Inderscience Publishers

Impacts of climatic variability on rainwater tank outcomes for an inland city, Canberra

A daily water balance model is used for the performance analysis and design optimisation of household rainwater tank for an inland Australian city, Canberra. To investigate the climatic variabilities of rainwater tank outcomes nine representative years (three for each dry, average and wet condition) are selected from historical rainfall data. For the three climatic conditions, a number of rainwater tank outcomes (water savings, townwater augmentation, overflow and reliability) are presented in relations to tank volume, roof area, number of people in a house (i.e., water demand). It is found that 100% reliability cannot be achieved even in wet year with a large tank (10,000 L) connected with a large roof (300 m²). Also, it is observed that significant climatic variabilities exist in regards to studied rainwater tank outcomes, except for very few conditions having very large tank (10,000 L) connected with a small roof (100 m²). However, computed variabilities are still lower than the expected climatic variabilities in regards to annual water savings, annual townwater uses and reliabilities computed for Australian coastal cities, i.e., Sydney and Melbourne.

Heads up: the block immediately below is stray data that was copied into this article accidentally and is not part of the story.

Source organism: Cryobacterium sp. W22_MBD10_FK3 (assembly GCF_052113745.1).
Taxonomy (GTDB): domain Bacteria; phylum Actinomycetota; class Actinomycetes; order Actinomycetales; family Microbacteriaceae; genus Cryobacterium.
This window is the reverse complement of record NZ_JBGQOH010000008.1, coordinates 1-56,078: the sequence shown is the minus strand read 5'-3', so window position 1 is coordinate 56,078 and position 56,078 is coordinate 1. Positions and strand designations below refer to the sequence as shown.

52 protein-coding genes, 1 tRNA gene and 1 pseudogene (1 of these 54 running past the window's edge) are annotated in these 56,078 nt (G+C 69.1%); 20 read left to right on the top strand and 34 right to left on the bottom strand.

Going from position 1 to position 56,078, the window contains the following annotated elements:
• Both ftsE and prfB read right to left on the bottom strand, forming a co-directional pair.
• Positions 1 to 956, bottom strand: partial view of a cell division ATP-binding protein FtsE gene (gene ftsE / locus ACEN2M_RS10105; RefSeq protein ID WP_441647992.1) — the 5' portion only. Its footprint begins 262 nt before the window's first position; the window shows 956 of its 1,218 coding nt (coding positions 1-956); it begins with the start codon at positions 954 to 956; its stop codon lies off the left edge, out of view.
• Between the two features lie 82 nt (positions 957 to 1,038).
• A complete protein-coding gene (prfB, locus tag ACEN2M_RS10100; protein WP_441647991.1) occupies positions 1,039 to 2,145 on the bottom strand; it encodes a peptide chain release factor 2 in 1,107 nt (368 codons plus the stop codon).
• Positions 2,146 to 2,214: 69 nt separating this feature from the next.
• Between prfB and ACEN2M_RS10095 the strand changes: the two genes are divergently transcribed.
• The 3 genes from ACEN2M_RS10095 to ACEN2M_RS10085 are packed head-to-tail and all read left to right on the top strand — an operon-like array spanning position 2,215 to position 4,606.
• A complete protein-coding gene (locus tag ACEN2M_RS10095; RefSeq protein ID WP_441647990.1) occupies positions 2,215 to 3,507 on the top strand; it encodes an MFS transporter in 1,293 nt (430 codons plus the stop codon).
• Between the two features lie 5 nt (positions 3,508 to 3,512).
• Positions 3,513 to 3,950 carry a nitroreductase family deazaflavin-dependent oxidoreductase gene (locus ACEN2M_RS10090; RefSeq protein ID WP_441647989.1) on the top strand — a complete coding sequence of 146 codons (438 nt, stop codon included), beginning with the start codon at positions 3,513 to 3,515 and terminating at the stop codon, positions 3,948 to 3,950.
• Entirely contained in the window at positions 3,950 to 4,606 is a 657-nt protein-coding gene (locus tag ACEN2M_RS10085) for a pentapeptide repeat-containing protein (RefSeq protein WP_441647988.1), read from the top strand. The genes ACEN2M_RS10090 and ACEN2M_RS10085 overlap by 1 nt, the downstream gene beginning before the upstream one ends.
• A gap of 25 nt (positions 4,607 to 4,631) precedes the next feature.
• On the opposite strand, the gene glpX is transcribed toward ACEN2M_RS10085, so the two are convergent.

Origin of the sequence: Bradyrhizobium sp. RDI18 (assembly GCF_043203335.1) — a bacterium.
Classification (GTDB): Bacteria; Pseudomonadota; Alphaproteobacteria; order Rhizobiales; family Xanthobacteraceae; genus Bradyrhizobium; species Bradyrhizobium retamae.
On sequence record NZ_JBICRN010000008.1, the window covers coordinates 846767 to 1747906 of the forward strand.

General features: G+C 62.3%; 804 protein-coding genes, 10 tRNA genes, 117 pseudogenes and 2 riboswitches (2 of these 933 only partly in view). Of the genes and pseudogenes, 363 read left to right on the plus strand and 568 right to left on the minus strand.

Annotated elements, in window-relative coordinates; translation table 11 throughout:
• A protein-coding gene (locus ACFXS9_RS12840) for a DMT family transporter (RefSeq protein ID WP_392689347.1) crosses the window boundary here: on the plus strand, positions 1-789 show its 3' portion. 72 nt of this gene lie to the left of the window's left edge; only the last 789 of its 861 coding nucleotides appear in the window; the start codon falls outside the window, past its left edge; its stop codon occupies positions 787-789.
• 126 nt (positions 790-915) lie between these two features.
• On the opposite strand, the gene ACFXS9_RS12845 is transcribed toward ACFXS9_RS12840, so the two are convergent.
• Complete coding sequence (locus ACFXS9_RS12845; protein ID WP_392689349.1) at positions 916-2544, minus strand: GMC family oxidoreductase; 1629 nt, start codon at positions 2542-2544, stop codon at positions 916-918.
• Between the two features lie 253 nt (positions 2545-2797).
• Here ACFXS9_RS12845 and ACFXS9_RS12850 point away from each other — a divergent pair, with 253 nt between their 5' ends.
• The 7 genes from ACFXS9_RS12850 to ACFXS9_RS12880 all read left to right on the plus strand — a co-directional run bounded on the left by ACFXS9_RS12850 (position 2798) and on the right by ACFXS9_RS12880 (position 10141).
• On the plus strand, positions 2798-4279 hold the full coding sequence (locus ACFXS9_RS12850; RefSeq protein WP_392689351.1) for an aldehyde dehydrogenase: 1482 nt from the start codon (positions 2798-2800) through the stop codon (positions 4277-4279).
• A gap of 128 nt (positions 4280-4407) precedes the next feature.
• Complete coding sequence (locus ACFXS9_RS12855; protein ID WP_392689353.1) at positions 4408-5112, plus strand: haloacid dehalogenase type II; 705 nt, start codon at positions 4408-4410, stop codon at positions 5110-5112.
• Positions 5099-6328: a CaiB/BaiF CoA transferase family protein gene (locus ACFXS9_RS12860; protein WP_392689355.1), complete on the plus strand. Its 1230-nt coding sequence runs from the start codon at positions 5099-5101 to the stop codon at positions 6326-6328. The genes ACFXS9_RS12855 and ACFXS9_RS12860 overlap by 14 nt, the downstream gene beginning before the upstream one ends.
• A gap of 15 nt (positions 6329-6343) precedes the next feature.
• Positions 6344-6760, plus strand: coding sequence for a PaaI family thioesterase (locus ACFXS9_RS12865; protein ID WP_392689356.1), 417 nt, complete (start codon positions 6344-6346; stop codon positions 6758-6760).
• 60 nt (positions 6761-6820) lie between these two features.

Keywords: household rainwater tanks, daily water balance, climatic conditions, reliability, climate variability, inland cities, Canberra, Australia, performance evaluation, design optimisation, water savings, townwater augmentation, overflow, tank volume, roof area, water demand

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